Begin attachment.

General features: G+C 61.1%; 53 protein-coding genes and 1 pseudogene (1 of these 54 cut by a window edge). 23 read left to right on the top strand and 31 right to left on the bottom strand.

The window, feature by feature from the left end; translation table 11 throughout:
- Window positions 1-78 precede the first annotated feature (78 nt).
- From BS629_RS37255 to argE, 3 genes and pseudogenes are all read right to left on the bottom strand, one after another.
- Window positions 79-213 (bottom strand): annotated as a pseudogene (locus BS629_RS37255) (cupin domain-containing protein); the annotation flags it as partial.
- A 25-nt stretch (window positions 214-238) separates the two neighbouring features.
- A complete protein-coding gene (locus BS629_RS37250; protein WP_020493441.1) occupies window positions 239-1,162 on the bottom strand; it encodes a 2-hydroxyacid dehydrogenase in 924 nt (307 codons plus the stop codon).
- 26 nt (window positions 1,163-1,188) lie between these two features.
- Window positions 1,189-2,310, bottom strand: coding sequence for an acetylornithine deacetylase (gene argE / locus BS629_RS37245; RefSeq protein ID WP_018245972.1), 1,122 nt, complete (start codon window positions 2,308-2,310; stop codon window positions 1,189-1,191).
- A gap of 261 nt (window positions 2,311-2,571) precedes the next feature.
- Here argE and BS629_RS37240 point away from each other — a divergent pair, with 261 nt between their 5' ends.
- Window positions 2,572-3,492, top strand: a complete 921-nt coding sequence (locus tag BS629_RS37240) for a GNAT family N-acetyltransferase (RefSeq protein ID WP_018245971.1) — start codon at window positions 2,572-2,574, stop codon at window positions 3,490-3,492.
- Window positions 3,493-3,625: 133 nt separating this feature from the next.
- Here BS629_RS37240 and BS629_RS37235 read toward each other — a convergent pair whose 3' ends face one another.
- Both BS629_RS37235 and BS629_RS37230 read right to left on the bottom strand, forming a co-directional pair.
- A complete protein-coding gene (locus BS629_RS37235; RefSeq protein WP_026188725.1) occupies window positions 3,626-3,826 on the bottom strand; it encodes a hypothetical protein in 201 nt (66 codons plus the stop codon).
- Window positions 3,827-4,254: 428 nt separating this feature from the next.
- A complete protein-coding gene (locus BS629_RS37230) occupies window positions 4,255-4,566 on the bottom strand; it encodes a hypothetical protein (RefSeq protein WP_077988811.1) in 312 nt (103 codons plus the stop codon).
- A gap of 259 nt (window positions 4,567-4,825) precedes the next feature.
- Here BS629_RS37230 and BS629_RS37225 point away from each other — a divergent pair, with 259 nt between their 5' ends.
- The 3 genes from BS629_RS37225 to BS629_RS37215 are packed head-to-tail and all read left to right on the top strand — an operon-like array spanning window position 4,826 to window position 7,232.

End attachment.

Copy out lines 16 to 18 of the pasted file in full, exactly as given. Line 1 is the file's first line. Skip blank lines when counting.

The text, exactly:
- A complete protein-coding gene (locus BS629_RS37235; RefSeq protein WP_026188725.1) occupies window positions 3,626-3,826 on the bottom strand; it encodes a hypothetical protein in 201 nt (66 codons plus the stop codon).
- Window positions 3,827-4,254: 428 nt separating this feature from the next.
- A complete protein-coding gene (locus BS629_RS37230) occupies window positions 4,255-4,566 on the bottom strand; it encodes a hypothetical protein (RefSeq protein WP_077988811.1) in 312 nt (103 codons plus the stop codon).